The Potomac River tumbles down the mountains from Fairfax Stone, West Virginia, (the North Branch) and Highland County, Virginia, (the South Branch) and flows just over 400 miles to its 19-mile-wide mouth at Point Lookout in southern Maryland on Chesapeake Bay. Along the upper Potomac you’ll find rapids, waterfalls, good smallmouth bass fishing, canoeing and kayaking along the Potomac National Trail route, in addition to a good deal of Civil War history, including the site of John Brown’s uprising at Harpers Ferry.
The Top of the Ditch has been pretty quiet for pleasure boat viewing, but the commercial side presses on regardless. In the words of Calvin Coolidge: The business of America is business. Big bulk carriers pass by, heading for the myriad facilities on the Southern Branch, and the Port Authority posted a record in container traffic earlier this year.
When John Smith explored Chesapeake Bay, he found five rivers along the Western Shore. In his words: The fift [fifth] river is called the Pawtuxunt, of lesse proportion then the rest; but the channel is 16 fadome deepe in some places. Here are infinit skuls [schools] of divers kinds of fish more than elsewhere. More than 400 years later, boaters and fishermen still enjoy the Patuxent, and nowhere so much as on Solomons Island, at the mouth of the river.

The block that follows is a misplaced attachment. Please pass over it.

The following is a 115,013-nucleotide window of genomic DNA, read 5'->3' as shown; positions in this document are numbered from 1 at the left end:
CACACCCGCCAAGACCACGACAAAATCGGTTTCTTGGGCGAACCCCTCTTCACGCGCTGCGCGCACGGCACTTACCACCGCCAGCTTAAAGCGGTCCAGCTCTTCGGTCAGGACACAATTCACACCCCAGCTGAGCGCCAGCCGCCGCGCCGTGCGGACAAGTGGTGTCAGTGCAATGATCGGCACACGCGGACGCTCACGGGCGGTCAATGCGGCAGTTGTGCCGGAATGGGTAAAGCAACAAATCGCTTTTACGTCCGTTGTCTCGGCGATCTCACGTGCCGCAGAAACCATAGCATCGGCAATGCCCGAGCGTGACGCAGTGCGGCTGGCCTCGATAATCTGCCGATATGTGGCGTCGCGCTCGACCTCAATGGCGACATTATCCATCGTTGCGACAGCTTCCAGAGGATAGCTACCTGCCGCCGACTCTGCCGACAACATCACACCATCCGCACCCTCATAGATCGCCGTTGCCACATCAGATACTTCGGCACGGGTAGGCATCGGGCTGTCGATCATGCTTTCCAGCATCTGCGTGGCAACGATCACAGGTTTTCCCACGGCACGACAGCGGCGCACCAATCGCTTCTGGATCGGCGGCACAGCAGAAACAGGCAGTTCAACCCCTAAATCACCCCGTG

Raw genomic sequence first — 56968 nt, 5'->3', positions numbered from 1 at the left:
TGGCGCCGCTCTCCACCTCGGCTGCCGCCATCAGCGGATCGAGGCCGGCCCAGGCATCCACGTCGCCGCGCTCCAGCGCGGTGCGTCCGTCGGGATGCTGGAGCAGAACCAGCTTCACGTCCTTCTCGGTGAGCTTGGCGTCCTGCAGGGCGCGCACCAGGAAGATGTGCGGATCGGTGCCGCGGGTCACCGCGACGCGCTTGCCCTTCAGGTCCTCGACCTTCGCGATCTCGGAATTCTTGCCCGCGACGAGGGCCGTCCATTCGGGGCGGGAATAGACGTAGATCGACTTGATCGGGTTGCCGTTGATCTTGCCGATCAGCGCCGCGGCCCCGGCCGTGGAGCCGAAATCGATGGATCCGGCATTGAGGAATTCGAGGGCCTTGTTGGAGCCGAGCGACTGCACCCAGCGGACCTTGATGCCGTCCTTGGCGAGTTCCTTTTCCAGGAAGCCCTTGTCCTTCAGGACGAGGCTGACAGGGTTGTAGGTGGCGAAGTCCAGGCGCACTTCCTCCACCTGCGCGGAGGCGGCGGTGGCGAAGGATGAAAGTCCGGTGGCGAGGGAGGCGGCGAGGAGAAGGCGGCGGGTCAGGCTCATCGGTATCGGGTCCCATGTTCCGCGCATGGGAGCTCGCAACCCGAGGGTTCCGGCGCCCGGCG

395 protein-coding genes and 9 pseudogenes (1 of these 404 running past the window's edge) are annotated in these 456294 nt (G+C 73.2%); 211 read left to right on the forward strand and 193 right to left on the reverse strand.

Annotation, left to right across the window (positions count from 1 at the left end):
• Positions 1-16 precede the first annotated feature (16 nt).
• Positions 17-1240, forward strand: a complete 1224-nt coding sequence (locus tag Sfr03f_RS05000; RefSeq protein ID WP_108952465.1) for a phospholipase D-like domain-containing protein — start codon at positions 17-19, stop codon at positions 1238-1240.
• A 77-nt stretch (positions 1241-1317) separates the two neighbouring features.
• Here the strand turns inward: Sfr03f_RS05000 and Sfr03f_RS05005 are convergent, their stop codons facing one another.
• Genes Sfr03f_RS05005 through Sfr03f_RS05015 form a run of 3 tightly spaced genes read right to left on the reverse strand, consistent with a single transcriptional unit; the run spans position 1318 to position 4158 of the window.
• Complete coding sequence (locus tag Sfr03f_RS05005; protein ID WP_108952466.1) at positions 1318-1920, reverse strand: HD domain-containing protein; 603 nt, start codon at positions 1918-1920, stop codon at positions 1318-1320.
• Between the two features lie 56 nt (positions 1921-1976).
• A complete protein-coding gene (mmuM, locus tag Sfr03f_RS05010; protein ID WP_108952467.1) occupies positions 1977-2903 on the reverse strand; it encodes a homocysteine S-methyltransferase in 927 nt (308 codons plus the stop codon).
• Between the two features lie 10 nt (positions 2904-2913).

It was a lovely fall and mild start to winter here at Mile Zero. The cruising rallies to the Caribbean got off pretty much on schedule from Portsmouth and Hampton, Virginia, and I didn’t hear about any catastrophes en route. Hurricane season on the East Coast was quiet, though marred by the tragedy of the freighter El Faro off the Bahamas with the loss of all hands.
When Capt. John Smith came up the Chesapeake in 1608 and rounded what is now Howell Point into the Sassafras River, he was met by dugouts filled with armed Tockwogh warriors. Although he had been trading with Iroquois raiders, the Tockwoghs’ mortal enemy, the locals thought he had been fighting the Iroquois, and he did not attempt to convince them otherwise, making friends. It may have been then that the saying “Relax, you’re on the river,” was born, and to this day it remains good advice, particularly in the fall.
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